Interview: JJ Milteau

Posted on November 20, 2005


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Can music be chewed? Baradwaj Rangan finds out in a conversation with Jean-Jacques Milteau.

NOV 20, 2005 – WHEN YOUNGSTERS WITH TALENT IN THEIR HANDS and stars in their eyes begin to contemplate careers in instrumental music, they probably see themselves seated in front of a grand piano, enveloped in a force field of shattering chords. Some possibly imagine themselves standing, their body swaying as if possessed by the sine-curve rhythms of their violin bow. The rest, at the very least, picture themselves doubled over an electric guitar, as if their ear – and no one else’s – should be the first to experience the emanating power riffs. But surely no budding musician dreams of a when-I-grow-up scenario wherein he walks onstage, pulls out a harmonica from the back pocket of his jeans, and begins tootlin’ away!

Well, some clearly do – otherwise Jean-Jacques Milteau would have been just another sixties’ kid who was just another Bob Dylan fan. The blues harmonica virtuoso – who recently gave Chennai audiences a taste of the blues, of the harmonica, and of virtuosity, in no particular order – recalls, “When I was a teenager in Paris in the sixties, I discovered British bands like the Rolling Stones and American singers like Bob Dylan. Their music had a lot of the blues. It’s hard to understand now, in 2005, but 40 years ago, it was a very exotic thing. Nobody had heard about it.” You’d think it was this interest in Dylan that led to the interest in the harmonica, but it was as much about the blues as the green stuff. “It cost just a dollar or so. One day, on my way to school, I passed by a music shop. I pointed to a picture of Dylan with his rack and said that’s the harmonica I wanted.”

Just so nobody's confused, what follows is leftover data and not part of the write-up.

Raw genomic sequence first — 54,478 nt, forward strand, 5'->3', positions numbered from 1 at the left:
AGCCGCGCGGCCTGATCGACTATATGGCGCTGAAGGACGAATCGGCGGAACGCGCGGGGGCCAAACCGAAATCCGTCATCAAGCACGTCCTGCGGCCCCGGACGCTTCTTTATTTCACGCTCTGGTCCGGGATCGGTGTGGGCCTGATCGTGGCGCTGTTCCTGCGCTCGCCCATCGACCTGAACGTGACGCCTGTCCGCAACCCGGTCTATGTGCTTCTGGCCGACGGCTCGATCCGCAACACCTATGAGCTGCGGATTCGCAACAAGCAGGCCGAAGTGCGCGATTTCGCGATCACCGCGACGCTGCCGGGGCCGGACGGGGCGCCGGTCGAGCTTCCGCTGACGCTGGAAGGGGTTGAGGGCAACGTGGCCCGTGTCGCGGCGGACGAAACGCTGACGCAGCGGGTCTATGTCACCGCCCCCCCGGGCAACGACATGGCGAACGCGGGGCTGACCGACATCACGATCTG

Milteau’s affection for his instrument makes him sound part indulgently proud father, part obsessively besotted lover. “The harmonica is very, very interesting because it’s not an academic instrument. You learn it your own way, and when you play it the bluesy way, you draw the air in – that means you chew the music, you taste the music. I guess it’s the ancestor of the iPod; it’s music you have in your pocket. I like to imagine that if Elvis Presley had chosen the harmonica over the guitar, rock ‘n’ roll would have changed completely, because when you play the harmonica, you cannot smile, you cannot look at the pretty girls in the front rows – you play only for yourself.”

And yet, Milteau has been playing for audiences worldwide – from South Africa to the Polar Circle, from Havana to Shanghai, from the Mississippi Delta to the Paris Opera. “Even if people are different from one country to another,” he observes, “they react almost the same way to my performances. But this doesn’t mean that music is a universal language. I don’t believe that. I believe we all have our own codes, and it takes time to get into the music from someplace else.” That’s true of his listeners; that’s true of him – so, though he likes to learn and play local songs, to bridge gaps with the audience, that’s only if he has the time.

And during this trip, his first to India, Milteau didn’t have the time – which is probably why those of us who attended his concert weren’t treated to a harmonica version of My Dil Goes Mmmm. In fact, he confesses his exposure to Indian music has been rather limited, and no presses are going to be stopped by his revelation that it was through the Fab Four. “Through the Beatles, I heard about Ravi Shankar, but by then it was too late. I was into the blues already.” (That, possibly, and the fact that the sitar doesn’t quite fit snugly into the back pocket of a pair of jeans.) “But if I had heard it before, this might have been the music for me. Indian music can take you to another world. You hear the notes, and you’re somewhere else – but it seems quite difficult to master.”

But there’s something else he’s mastered over time, and that’s… time. “The first part of my life, I played with singers, and on movie scores – so it was all about other people’s music. But it was great experience, and, gradually, my timing got better and better. Just like a painter uses light as a foundation, a musician uses time – and I use time better now. I can play fewer notes and express the same thing. This is important, because as you get older, you don’t want to show off, you just want to share.”

Jean-Jacques Milteau’s concert was courtesy of the Alliance Française of Madras, Prakriti Foundation, Taj Coromandel, Chennai, and the Embassy of France in India

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Posted in: Music: Western